Mexico earthquake
People sit on a street in Mexico City after evacuating during an earthquake Pedro Pardo/AFP

Terrifying footage has emerged showing the destruction caused by the huge 8.1 magnitude earthquake which struck off the coast of Chiapas in southern Mexico.

At least five people, including two children, are known to have died during during the massive quake, which was so powerful its tremors were felt in the capital Mexico City more than 500 miles (800km) away.

Mexico's president Enrique Pena Nieto said the earthquake is the biggest seen in the country for a century and warned an aftershock as strong as 7.2 could still hit.

Footage showing buildings violently swaying during the quake has begun to emerge, including the interior of a McDonalds in Tuxtla Gutierrez, Chiapas, which suffered severe damage, and a house believed to be in Oaxaca shaking.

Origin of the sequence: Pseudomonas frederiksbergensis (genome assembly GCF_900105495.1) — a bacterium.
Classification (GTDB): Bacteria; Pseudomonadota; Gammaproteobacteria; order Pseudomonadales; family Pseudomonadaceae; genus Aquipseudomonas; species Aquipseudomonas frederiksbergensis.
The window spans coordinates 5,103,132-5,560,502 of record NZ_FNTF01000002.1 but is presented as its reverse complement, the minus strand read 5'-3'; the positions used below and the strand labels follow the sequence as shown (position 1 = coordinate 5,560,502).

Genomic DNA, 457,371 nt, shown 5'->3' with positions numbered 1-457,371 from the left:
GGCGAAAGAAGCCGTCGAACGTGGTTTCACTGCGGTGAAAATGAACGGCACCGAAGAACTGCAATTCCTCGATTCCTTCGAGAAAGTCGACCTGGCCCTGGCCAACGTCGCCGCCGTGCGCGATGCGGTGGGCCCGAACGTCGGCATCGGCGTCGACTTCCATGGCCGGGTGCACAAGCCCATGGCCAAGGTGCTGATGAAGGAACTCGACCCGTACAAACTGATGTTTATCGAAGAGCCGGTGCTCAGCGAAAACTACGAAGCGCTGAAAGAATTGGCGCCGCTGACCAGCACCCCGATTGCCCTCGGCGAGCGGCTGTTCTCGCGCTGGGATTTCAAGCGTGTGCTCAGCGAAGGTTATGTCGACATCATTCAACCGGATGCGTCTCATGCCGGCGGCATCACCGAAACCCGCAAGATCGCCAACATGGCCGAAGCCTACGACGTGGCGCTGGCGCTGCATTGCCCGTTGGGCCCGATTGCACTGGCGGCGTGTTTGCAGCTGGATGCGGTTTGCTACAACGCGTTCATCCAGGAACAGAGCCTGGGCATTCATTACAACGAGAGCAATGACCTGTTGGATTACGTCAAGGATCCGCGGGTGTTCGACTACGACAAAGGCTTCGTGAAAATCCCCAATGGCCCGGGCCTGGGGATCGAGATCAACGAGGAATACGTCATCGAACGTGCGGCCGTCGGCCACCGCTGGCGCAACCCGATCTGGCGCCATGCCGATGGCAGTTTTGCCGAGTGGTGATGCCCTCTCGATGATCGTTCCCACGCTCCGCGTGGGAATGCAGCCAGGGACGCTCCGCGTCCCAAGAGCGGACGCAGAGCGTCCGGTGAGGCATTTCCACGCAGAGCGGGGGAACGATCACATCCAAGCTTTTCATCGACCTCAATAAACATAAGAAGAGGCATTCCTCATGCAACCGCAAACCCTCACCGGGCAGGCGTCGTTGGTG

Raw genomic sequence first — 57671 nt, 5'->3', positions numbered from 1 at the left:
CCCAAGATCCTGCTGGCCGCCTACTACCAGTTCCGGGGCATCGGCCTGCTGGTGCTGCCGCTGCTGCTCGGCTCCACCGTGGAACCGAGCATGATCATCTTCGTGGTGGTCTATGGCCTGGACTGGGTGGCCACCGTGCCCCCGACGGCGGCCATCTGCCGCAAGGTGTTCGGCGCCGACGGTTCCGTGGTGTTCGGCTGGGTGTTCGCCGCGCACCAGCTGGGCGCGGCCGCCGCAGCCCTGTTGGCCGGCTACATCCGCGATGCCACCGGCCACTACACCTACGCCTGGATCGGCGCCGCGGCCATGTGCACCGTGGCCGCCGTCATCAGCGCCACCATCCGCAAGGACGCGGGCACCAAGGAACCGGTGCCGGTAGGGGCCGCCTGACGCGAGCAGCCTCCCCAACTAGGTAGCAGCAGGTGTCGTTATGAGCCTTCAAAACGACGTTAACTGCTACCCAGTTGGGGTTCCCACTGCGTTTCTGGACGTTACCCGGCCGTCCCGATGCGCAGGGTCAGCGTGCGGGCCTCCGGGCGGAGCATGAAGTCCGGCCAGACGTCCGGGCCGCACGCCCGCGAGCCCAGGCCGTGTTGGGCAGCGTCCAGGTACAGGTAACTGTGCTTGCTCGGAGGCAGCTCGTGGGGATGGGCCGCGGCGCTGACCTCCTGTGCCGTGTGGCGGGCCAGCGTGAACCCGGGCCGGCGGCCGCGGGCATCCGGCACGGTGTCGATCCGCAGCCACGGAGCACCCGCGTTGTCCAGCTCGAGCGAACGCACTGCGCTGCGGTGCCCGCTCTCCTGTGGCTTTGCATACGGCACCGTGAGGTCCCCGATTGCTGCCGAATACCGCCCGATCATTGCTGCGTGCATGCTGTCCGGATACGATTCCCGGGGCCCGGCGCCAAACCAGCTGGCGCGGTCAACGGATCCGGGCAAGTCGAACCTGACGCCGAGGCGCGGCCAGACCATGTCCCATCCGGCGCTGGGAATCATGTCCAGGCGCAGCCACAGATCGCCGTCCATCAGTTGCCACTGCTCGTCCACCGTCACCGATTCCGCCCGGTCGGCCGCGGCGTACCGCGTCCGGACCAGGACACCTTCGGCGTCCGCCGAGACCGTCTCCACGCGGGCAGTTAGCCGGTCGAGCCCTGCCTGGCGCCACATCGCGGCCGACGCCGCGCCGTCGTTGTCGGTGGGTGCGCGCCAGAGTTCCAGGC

A clip also shows the Angel of Independence monument (Monumento a la Independencia) located in downtown Mexico City shaking as a result of the quake, despite being several hundred miles away from the epicentre in the southwest of the town of Pijijiapan.

The earthquake, believed to be more powerful than the one that killed thousands in and destroyed large parts of Mexico City in 1985, also triggered Tsunami warnings.

According to the Pacific Tsunami Warning Centre, waves measuring more than three metres above tide levels are expected to hit the country's coast. Waves measuring one metre (3.3 ft) above the tide level have already been measured off Salina Cruz.

Countries including Ecuador, El Salvador and Guatemala could see waves of one metre or less, while Hawaii and the western and South Pacific are not believed to be in any danger.

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